A Durable Power of Attorney (“DPOA”) for Health Care Decisions is a crucial part of every estate plan. Recent changes in the law have made this document an even greater tool to avoid time-consuming and costly guardianship proceedings.
The Purpose of DPOAs
A DPOA enables you (the “principal”) to provide instructions to a third party (the “agent”) regarding crucial decisions when you are incapacitated and no longer able to manage your health care decisions without assistance.
Properly executed DPOAs enable your agent to provide assistance without having to resort to filing for guardianship proceedings. The delays and expenses encountered by loved ones having to seek guardianship can be devastating.
Requirements to Execute a DPOA
In order to execute a DPOA, the principal must be “of sound mind”. This means you must have the ability to understand the benefits, risks, and effects of signing the document. Dementia is a condition that affects executive functioning (decision-making ability, judgment, and focus). Dementia is not a normal consequence of aging, although it does become much more common as people get older.
While everyone experiences memory lapses or a mild slowing of cognitive abilities as they age, dementia is a pathological condition that impairs thinking to the point of disability. However, a diagnosis of dementia does not automatically mean someone is incapacitated as there is a spectrum of different levels of dementia ranging from mild cognitive impairment to severe dementia.
In the past, there was a concern that a DPOA executed by principal suffering from dementia would not be recognized or enforceable and loved ones would have no choice but to resort to guardianship proceedings.
New Law Regarding DPOAs
In 2019, the Nevada Legislature approved NRS 162A.870 which prescribes a DPOA for healthcare decisions that can be executed by an adult with any form of dementia.
This form essentially nominates someone to make health care decisions for the principal if he or she is sick or hurt and needs to see a doctor or go to the hospital. The document indicates that after you speak with the doctor, you would like the agent to help decide what care or treatment you should receive.
The agent is authorized to see copies of all medical records as well. The DPOA provides that the agent cannot make the principal receive any care or treatment he or she does not want and that the power of attorney may be revoked by telling them of the revocation or reducing it to writing.
The statute also allows for a principal diagnosed with dementia to include end-of-life decisions regarding the discontinuation of medicine or treatment.
The DPOA for adults with dementia relates solely to health care decisions and does not authorize the agent to assist the principal with financial decisions. As a result, absent careful pre-planning, the family may still have to result in guardianship proceedings in certain instances.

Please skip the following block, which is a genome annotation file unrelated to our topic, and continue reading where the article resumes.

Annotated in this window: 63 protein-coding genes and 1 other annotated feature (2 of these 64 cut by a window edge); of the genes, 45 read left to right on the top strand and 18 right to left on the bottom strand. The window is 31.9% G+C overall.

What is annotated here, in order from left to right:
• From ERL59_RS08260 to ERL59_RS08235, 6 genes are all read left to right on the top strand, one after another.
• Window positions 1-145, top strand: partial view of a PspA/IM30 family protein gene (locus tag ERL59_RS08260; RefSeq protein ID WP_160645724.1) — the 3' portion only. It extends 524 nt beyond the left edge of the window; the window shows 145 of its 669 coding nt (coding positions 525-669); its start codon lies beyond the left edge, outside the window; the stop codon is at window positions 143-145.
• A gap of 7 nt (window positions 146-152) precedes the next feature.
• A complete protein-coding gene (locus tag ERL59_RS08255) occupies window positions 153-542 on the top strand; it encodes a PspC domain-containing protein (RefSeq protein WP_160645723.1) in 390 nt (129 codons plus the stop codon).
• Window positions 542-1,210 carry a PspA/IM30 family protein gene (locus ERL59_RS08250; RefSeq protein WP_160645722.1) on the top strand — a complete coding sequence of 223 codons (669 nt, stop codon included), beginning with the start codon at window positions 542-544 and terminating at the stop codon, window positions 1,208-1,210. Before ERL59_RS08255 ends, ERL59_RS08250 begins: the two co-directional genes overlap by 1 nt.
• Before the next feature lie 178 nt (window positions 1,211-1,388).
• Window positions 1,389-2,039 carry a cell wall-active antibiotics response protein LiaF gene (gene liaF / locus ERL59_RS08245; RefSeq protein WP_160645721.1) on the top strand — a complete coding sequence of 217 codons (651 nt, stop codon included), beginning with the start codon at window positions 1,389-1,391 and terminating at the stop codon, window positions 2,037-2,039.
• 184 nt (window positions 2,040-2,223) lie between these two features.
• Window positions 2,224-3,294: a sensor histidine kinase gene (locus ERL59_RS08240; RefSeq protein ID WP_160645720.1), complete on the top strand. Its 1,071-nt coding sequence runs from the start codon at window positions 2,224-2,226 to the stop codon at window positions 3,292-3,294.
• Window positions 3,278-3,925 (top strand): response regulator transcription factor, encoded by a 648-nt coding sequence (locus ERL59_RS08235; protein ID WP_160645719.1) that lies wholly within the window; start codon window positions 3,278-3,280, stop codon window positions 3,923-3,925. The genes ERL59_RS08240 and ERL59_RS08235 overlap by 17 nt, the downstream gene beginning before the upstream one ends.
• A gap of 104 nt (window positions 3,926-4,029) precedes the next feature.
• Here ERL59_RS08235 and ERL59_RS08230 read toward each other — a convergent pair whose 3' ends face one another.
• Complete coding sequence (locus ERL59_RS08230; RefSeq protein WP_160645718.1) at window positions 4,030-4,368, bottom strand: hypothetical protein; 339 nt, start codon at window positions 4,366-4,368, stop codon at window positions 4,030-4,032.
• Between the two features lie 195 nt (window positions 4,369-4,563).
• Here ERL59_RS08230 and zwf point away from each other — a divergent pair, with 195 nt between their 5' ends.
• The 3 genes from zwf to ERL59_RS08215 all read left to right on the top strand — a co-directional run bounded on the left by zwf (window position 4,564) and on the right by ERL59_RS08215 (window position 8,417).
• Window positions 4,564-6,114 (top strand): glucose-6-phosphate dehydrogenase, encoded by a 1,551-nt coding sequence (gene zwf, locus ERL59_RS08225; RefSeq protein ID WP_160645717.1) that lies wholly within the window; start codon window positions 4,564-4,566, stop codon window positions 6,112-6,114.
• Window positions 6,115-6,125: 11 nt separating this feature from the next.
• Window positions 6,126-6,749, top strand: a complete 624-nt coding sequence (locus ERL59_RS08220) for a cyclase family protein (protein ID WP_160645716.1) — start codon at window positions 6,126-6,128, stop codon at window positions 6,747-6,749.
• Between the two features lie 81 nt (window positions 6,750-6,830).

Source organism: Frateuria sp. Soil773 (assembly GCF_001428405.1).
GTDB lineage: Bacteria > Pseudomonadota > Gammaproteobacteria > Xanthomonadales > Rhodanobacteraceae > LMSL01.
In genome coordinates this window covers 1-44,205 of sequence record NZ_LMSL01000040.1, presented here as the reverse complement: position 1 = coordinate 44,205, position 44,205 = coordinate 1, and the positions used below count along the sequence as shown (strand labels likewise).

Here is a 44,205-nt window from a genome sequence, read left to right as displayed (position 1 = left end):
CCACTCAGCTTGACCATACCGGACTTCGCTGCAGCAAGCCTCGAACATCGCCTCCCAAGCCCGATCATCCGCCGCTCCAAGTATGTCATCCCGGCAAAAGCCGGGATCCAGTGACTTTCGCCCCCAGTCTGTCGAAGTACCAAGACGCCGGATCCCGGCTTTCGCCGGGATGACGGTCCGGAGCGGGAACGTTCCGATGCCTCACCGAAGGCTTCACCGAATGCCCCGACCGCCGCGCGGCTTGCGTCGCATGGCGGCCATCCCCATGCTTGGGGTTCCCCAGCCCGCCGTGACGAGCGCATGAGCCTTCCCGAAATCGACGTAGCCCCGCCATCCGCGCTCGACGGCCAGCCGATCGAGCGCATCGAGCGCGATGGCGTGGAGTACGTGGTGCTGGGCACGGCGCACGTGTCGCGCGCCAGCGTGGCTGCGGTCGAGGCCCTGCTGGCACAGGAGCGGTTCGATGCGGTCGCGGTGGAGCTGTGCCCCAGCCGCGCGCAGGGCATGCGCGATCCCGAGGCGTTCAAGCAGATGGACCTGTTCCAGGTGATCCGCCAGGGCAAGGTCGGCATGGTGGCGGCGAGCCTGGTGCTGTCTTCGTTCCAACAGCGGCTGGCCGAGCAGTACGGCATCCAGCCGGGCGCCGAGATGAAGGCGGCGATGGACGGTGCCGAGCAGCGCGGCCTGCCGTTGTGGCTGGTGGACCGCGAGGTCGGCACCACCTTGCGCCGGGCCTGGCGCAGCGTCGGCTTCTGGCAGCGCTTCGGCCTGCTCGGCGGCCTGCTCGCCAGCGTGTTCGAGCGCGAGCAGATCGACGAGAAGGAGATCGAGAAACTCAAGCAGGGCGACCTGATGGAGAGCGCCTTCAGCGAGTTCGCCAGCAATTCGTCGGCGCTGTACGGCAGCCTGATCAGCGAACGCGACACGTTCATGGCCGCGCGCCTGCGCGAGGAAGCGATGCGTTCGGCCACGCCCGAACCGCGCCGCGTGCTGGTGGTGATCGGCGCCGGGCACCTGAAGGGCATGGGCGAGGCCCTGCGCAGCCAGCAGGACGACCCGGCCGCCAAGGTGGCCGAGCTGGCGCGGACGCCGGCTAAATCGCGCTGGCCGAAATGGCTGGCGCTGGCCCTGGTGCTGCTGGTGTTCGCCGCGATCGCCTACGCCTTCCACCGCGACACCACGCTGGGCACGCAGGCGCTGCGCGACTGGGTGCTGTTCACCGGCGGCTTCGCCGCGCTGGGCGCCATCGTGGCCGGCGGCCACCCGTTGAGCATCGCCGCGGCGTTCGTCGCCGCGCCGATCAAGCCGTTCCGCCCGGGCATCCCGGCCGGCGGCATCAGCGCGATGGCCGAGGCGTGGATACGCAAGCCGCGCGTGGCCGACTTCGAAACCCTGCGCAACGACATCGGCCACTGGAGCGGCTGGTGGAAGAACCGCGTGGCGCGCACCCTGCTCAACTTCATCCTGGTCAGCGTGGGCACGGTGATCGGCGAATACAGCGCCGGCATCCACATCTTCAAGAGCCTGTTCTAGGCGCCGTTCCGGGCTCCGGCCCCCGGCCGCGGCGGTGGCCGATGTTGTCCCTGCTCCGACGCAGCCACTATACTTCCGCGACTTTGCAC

In addition, the statute provides that the principal must acknowledge that they understand what the designation of the agent means; however, it doesn’t specifically explain this standard. As a result, someone with moderate to severe dementia may not be able to utilize the new DPOA for health care decisions.
Unfortunately, this could lead to challenges to a DPOA if certain family members maintain that a loved one didn’t understand the document at the time it was signed. As a result, it is always recommended to consult with the principal’s physician to obtain additional support that despite the dementia diagnosis, the principal is capable of understanding the DPOA.
In making this determination, the physician will consider the principal’s orientation to time, place, person, and situation; ability to concentrate, short and long-term memory; ability to understand or communicate with others; ability to understand and appreciate quantities and the ability to reason logically.
Despite these potential impediments, the DPOA for adults with dementia is still a useful tool that should be considered. The assistance of an experienced estate planning attorney is vital to constructing an estate plan in order to minimize the prospects of challenges down the road.
For more than 30 years, Attorney Lee A. Drizin has practiced in the areas of estate planning, probate, trusts, guardianship, and real estate matters representing clients throughout the state of Nevada.
Drizin Law is providing this information for educational purposes only. It should not be construed as legal advice or a legal opinion as to any specific facts or circumstances. This information is based on general principles of Nevada law at the time it was created and you should be aware laws frequently change. Moreover, the laws affecting you may differ depending on the circumstances. You should consult with a qualified attorney in your own state or jurisdiction concerning your particular situation. Review of this information does not create an attorney-client relationship.